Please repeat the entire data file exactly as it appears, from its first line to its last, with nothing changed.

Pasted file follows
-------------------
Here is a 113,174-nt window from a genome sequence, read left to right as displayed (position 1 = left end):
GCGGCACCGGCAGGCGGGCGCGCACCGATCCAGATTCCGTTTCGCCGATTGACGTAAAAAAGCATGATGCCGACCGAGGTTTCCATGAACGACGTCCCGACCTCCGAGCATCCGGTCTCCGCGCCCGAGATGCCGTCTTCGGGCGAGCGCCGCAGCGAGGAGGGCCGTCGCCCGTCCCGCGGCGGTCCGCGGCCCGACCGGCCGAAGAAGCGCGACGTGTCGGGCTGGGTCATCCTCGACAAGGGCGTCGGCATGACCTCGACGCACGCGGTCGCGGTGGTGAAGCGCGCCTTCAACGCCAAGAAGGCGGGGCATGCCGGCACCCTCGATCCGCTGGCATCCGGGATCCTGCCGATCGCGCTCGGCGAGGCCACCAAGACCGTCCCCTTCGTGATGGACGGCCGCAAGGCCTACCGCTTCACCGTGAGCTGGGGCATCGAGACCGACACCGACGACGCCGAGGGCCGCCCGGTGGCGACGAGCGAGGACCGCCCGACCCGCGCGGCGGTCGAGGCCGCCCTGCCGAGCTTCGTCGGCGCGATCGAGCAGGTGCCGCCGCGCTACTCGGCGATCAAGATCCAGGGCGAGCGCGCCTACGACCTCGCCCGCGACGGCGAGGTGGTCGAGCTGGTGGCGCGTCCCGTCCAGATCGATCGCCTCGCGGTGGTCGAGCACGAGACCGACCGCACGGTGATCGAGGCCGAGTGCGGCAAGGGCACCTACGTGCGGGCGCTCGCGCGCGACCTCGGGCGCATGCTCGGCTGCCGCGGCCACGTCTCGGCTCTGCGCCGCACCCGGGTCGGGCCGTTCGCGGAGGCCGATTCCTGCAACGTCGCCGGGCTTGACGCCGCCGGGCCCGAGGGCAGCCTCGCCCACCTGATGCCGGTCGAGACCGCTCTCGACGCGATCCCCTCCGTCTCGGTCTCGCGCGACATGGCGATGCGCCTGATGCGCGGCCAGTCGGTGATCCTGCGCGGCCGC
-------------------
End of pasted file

Here is a 113,174-nt window from a genome sequence, read left to right as displayed (position 1 = left end):
GCGGCACCGGCAGGCGGGCGCGCACCGATCCAGATTCCGTTTCGCCGATTGACGTAAAAAAGCATGATGCCGACCGAGGTTTCCATGAACGACGTCCCGACCTCCGAGCATCCGGTCTCCGCGCCCGAGATGCCGTCTTCGGGCGAGCGCCGCAGCGAGGAGGGCCGTCGCCCGTCCCGCGGCGGTCCGCGGCCCGACCGGCCGAAGAAGCGCGACGTGTCGGGCTGGGTCATCCTCGACAAGGGCGTCGGCATGACCTCGACGCACGCGGTCGCGGTGGTGAAGCGCGCCTTCAACGCCAAGAAGGCGGGGCATGCCGGCACCCTCGATCCGCTGGCATCCGGGATCCTGCCGATCGCGCTCGGCGAGGCCACCAAGACCGTCCCCTTCGTGATGGACGGCCGCAAGGCCTACCGCTTCACCGTGAGCTGGGGCATCGAGACCGACACCGACGACGCCGAGGGCCGCCCGGTGGCGACGAGCGAGGACCGCCCGACCCGCGCGGCGGTCGAGGCCGCCCTGCCGAGCTTCGTCGGCGCGATCGAGCAGGTGCCGCCGCGCTACTCGGCGATCAAGATCCAGGGCGAGCGCGCCTACGACCTCGCCCGCGACGGCGAGGTGGTCGAGCTGGTGGCGCGTCCCGTCCAGATCGATCGCCTCGCGGTGGTCGAGCACGAGACCGACCGCACGGTGATCGAGGCCGAGTGCGGCAAGGGCACCTACGTGCGGGCGCTCGCGCGCGACCTCGGGCGCATGCTCGGCTGCCGCGGCCACGTCTCGGCTCTGCGCCGCACCCGGGTCGGGCCGTTCGCGGAGGCCGATTCCTGCAACGTCGCCGGGCTTGACGCCGCCGGGCCCGAGGGCAGCCTCGCCCACCTGATGCCGGTCGAGACCGCTCTCGACGCGATCCCCTCCGTCTCGGTCTCGCGCGACATGGCGATGCGCCTGATGCGCGGCCAGTCGGTGATCCTGCGCGGCCGC